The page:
Like lighting a firecracker, felling an 80 foot tree has an atmosphere of apprehension and astonishment. And while more effort is required than simply lighting a fuse, the result is that much more spectacular. Making a face cut, you gain respect for how much weight the tree trunk can actually support – even with a crosscut saw one-third of the way through. Making the felling cut, you expect it to fall at any moment, with your ears perked for any any strain or groan of soon-to-be timber. After hammering wedges, with each blow reverberating up and down the back country skyscraper, and a bit more sawdust, the fuse hits the gunpowder. From here, the procedure is the same. That is, you grab your lighter, or crosscut, and find safe ground while watching whatever force of nature you’ve unleashed. For me, it gave new meaning to “cut and run”.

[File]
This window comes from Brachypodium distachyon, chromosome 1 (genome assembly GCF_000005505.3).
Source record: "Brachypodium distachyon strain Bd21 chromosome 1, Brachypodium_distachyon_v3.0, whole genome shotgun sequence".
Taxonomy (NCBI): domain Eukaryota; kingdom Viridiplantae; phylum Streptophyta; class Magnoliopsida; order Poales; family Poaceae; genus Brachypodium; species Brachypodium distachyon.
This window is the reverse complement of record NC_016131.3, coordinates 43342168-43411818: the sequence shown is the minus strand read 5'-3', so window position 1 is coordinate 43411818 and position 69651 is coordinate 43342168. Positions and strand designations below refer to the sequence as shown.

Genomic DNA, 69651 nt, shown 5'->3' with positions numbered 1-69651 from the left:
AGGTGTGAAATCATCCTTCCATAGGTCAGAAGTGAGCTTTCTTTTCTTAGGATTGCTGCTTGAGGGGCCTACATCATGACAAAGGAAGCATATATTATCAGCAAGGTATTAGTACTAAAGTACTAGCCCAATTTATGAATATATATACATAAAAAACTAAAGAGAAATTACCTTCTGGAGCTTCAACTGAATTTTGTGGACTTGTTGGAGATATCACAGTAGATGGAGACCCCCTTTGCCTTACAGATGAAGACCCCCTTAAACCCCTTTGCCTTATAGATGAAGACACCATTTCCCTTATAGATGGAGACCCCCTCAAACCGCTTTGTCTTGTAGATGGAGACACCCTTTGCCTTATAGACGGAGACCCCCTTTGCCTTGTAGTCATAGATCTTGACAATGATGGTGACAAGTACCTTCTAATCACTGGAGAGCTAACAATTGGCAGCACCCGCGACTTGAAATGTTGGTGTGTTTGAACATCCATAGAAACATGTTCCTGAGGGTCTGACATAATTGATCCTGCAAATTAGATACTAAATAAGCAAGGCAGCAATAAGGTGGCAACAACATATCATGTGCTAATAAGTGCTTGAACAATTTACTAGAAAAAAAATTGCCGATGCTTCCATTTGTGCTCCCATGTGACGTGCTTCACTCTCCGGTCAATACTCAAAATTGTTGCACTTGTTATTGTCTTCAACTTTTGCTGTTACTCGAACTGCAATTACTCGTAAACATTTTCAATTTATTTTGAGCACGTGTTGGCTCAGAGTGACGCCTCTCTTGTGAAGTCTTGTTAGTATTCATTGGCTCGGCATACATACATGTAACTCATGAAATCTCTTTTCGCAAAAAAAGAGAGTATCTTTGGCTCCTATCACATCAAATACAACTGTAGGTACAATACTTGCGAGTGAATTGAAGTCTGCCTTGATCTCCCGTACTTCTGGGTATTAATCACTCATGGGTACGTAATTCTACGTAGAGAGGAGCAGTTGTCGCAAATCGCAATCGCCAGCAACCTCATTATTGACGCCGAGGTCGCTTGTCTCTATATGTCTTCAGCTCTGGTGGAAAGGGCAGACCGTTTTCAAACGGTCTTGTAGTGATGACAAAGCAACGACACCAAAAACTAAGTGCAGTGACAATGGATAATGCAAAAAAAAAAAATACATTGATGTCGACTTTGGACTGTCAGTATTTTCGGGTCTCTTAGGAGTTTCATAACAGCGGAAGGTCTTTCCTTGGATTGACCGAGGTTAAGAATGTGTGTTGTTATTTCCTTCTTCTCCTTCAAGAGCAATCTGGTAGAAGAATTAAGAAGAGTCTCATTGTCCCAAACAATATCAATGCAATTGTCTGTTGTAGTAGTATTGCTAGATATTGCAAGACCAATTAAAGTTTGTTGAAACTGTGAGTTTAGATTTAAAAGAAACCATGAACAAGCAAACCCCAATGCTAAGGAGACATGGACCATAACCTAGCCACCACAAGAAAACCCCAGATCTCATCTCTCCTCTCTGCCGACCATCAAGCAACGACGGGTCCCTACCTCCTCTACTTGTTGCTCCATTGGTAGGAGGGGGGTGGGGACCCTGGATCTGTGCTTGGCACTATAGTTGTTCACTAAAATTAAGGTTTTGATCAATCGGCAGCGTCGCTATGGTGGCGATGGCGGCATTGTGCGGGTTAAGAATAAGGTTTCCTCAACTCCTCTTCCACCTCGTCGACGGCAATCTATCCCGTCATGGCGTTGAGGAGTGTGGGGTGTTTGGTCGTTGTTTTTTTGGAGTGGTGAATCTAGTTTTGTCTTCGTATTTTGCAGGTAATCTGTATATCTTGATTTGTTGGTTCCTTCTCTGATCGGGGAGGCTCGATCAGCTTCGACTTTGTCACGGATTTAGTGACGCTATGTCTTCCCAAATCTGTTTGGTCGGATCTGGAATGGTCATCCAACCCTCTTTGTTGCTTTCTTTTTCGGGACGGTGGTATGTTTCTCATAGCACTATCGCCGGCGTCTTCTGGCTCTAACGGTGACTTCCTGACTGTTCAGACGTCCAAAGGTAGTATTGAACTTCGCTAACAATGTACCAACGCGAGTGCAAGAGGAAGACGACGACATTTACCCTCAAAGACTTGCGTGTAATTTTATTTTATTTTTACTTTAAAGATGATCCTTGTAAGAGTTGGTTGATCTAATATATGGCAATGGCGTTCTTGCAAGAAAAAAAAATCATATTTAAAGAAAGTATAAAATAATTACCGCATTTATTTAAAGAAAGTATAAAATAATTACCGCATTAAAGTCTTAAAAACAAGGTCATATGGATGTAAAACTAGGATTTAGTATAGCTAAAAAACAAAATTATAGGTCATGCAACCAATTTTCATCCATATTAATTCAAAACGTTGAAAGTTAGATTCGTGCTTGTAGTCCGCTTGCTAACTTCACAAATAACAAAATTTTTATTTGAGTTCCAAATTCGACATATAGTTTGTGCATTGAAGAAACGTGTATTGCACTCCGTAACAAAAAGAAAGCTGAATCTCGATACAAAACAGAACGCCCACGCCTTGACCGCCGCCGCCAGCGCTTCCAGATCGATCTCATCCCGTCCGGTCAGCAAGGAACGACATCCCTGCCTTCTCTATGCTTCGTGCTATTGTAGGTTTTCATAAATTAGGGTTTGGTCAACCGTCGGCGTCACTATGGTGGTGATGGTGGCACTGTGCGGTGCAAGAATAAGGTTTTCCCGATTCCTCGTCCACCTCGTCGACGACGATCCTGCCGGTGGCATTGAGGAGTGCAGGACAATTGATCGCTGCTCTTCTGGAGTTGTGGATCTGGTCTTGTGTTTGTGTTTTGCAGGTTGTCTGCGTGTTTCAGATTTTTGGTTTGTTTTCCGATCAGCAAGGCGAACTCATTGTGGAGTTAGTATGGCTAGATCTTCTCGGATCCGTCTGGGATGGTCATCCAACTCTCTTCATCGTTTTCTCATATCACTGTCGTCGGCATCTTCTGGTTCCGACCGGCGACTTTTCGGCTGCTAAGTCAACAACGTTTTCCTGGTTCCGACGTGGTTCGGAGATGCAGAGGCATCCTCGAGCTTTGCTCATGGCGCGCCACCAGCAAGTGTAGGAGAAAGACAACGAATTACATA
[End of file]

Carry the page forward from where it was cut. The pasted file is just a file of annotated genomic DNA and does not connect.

Seriously, pictures to come soon.
The trail we’re working on is getting more beautiful the more north we go. My hands are also getting more swollen the more we work. Ibuprofen, or “trail worker candy”, is becoming a good friend.
I’m off to depend on the kindness of good strangers, soon to be friends, near Pullman, WA. Which, if you don’t know, is near Moscow, ID. Which, if you don’t know, is Josh Ritter’s hometown. As Radiohead says, “everything, in its right place”.